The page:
On the flipside, building to a classic piece is a bit harder. Generally, I only do 2-4 slower pieces before I return to classic songs. I'm not a big fan of "flwoing" nights, where the tempo may range all over but the transition is gradual.

*blanking*

A great piece with a driving intro - maybe Chick Webb or Gene Krupa - can stand above "Makin' Bread Again" just on its energy. You don't need to segue pieces like that. They stand on their own.

Kalman
"The cause of reform is hurt, not helped, when an activist makes an idiotic suggestion."

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gatorgal
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Re: Groove to old school and vise versa

#5 Post by gatorgal » Wed Apr 28, 2004 8:39 am

sonofvu wrote: Here is the problem; going from groove to classic and back can be a bit jarring. I read some blog from a swing dj (I honestly can not remember who) that going from a classic song straight into a groove song does not really work. There is simply too much contrast and it breaks up whatever flow the dj had going. I tend to agree. Is the solution to this problem transitional songs? Is there such a thing as a transitional song?
I honestly don't think that the switch is that jarring. My sets are all over the place stylistically speaking, but I try to match tempos and keep an ebb and flow to things, which I think is more important. I think if you think in those terms (ebb and flow of tempos I mean) switching styles won't be so noticeable to your average dancer.

If there are transitional songs out there that I use, I'm completely oblivious to them. Or I guess I should say that I probably use them, but I'm not explicitly thinking "I'm using XYZ song to get from groove to classic or whatever".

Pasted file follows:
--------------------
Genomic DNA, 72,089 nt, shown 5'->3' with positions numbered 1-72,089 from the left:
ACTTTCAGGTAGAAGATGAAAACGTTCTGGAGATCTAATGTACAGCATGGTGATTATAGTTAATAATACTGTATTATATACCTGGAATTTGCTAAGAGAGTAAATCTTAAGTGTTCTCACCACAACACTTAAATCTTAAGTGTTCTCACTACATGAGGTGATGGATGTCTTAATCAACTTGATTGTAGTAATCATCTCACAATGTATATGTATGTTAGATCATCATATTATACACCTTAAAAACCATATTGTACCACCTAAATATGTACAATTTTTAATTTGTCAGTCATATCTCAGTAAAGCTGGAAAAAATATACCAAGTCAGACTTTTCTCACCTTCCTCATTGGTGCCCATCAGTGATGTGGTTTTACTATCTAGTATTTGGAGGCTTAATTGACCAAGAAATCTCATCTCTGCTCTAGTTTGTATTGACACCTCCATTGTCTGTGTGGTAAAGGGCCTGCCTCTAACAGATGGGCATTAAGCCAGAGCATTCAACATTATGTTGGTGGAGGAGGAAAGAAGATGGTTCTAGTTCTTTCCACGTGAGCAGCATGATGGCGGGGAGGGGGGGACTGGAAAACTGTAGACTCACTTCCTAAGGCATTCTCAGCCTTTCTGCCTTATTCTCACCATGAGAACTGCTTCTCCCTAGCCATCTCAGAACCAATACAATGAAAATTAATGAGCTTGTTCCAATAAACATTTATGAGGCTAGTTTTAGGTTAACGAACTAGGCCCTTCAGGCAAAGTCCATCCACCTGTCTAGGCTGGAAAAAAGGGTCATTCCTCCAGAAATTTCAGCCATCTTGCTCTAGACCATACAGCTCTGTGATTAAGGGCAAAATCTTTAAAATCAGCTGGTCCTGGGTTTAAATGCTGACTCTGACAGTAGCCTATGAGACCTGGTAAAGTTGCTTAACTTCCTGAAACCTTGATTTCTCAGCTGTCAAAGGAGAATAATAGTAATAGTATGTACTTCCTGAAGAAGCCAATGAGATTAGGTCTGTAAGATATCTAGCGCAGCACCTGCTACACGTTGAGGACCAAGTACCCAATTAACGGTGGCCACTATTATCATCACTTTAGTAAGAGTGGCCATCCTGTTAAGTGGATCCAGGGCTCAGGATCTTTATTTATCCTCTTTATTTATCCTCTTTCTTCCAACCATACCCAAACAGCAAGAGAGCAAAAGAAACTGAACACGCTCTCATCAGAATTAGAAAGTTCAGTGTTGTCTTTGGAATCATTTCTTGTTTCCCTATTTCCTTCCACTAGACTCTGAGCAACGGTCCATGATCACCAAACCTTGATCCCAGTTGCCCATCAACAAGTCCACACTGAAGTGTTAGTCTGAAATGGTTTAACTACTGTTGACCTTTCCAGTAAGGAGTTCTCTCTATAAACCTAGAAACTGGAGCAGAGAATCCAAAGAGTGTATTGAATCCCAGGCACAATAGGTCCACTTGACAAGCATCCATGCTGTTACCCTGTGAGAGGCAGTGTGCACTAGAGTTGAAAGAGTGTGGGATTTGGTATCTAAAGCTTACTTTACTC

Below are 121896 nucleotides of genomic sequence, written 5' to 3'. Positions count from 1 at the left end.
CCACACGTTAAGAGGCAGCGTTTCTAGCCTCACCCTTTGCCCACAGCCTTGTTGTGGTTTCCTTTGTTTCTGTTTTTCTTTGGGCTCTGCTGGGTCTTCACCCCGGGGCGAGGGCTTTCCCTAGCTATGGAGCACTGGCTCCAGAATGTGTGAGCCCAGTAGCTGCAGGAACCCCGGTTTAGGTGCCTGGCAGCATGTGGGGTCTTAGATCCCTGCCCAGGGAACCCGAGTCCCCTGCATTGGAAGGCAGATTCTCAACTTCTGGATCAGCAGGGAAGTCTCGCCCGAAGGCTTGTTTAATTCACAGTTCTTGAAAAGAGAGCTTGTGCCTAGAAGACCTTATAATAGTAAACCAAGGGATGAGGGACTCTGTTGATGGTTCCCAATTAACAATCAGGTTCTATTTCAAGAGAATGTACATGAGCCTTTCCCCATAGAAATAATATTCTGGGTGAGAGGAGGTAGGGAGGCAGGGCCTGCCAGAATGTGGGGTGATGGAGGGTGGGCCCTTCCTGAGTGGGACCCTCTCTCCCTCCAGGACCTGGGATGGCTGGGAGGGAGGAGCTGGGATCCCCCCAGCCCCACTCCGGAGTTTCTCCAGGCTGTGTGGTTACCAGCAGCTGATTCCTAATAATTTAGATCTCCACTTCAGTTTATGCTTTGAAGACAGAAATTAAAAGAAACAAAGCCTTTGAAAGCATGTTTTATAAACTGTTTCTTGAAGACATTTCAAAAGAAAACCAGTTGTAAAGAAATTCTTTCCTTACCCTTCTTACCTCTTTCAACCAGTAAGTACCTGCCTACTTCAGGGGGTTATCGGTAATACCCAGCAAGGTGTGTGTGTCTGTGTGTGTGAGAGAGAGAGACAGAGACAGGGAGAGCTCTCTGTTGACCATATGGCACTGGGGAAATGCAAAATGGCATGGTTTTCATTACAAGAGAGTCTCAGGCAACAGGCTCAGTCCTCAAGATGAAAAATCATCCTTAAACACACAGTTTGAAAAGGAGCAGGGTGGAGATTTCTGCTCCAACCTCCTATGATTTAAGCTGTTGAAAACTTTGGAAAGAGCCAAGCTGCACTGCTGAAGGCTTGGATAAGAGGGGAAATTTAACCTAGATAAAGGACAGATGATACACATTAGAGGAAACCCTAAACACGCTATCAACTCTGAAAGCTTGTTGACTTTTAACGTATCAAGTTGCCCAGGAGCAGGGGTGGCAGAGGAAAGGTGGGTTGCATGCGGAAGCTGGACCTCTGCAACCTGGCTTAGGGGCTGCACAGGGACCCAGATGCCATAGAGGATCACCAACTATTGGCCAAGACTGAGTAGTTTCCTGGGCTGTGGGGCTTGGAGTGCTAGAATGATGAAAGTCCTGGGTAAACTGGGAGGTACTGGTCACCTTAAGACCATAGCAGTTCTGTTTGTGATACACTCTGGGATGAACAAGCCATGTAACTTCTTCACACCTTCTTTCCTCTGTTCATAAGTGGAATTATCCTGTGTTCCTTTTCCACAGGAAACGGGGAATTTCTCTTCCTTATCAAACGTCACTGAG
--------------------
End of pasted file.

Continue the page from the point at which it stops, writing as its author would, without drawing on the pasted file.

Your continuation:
And I just realized I'm rambling, so I'm gonna stop now.
Tina 8)
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~ Foreman on That 70s Show

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falty411
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Re: Groove to old school and vise versa

#6 Post by falty411 » Wed Apr 28, 2004 9:34 am

gatorgal wrote: "I'm using XYZ song to get from groove to classic or whatever".
Yeah, using "XYZ" by Earl Hines wouldnt be a smooth transition

haha, i make myself laugh
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"Dancing is the union of the body with the rhythm and the sound of the music." Al Minns in 1984

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sonofvu
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#7 Post by sonofvu » Wed Apr 28, 2004 12:56 pm

Bob the Builder wrote:
Where the problem I think comes in, is in the energy level. Chopping and changing extremes of energy levels between your groove and classic will cause your jarring problem.

Brian
I was not thiinking from this angle but I do see your point. Usually the groove song will be low energy. My sets are about 75 - 80% classic and there are times that I have a good thing going and then I change gears and the change in enrgy changes the mood of the dancers and puts the flow in jeapordy.